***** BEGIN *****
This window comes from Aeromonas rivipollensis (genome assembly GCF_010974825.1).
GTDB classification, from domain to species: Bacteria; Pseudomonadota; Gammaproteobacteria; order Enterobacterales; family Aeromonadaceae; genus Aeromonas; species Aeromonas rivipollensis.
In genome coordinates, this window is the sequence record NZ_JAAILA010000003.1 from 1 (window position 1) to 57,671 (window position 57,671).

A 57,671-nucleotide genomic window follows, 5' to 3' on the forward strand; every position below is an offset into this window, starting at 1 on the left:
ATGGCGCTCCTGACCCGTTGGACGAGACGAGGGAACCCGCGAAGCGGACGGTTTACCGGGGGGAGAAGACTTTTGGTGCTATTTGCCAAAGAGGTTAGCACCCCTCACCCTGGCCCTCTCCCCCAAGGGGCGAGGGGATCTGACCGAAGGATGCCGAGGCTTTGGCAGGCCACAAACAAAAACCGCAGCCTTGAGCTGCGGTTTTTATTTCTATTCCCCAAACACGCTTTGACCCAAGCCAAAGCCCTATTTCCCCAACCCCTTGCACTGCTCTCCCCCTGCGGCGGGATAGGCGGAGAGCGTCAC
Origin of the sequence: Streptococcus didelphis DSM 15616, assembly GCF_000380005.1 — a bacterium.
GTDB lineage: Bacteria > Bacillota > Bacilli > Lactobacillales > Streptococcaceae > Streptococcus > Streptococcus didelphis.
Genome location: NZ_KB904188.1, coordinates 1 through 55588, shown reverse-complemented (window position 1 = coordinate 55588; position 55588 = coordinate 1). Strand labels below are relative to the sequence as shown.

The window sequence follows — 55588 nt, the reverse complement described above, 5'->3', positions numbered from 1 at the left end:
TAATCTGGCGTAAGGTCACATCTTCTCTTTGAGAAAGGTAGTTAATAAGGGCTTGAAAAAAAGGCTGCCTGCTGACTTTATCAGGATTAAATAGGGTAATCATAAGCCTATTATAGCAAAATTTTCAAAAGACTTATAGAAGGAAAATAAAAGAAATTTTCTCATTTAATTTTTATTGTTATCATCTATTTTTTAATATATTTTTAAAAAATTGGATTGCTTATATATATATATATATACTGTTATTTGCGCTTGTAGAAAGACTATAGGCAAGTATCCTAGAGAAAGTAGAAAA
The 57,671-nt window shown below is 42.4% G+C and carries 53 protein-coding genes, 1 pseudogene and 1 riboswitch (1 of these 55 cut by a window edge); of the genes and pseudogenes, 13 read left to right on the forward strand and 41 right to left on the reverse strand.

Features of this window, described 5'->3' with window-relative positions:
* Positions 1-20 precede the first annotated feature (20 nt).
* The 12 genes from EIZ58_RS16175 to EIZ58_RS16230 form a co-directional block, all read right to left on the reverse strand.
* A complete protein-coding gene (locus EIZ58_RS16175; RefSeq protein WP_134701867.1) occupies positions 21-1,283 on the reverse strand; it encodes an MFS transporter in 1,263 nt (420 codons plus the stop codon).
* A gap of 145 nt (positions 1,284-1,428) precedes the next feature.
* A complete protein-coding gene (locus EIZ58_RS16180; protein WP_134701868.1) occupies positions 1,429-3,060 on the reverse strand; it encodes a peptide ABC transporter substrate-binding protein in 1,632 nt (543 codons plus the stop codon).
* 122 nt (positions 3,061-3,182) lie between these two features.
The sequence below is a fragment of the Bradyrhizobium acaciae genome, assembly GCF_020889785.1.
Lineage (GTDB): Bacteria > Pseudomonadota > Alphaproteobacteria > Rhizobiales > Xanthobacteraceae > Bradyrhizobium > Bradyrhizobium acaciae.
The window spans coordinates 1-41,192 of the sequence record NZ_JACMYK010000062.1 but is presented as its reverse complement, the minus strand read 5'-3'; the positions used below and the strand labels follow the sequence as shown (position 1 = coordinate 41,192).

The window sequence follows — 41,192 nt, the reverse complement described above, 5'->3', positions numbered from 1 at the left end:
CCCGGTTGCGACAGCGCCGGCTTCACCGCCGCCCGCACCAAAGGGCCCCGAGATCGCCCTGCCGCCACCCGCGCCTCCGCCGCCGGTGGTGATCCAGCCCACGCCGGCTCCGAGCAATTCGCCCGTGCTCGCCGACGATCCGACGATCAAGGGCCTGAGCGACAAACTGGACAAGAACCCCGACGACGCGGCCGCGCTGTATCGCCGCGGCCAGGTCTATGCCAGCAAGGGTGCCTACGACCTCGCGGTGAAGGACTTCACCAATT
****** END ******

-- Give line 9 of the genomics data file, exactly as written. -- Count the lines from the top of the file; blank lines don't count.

The window sequence follows — 55588 nt, the reverse complement described above, 5'->3', positions numbered from 1 at the left end: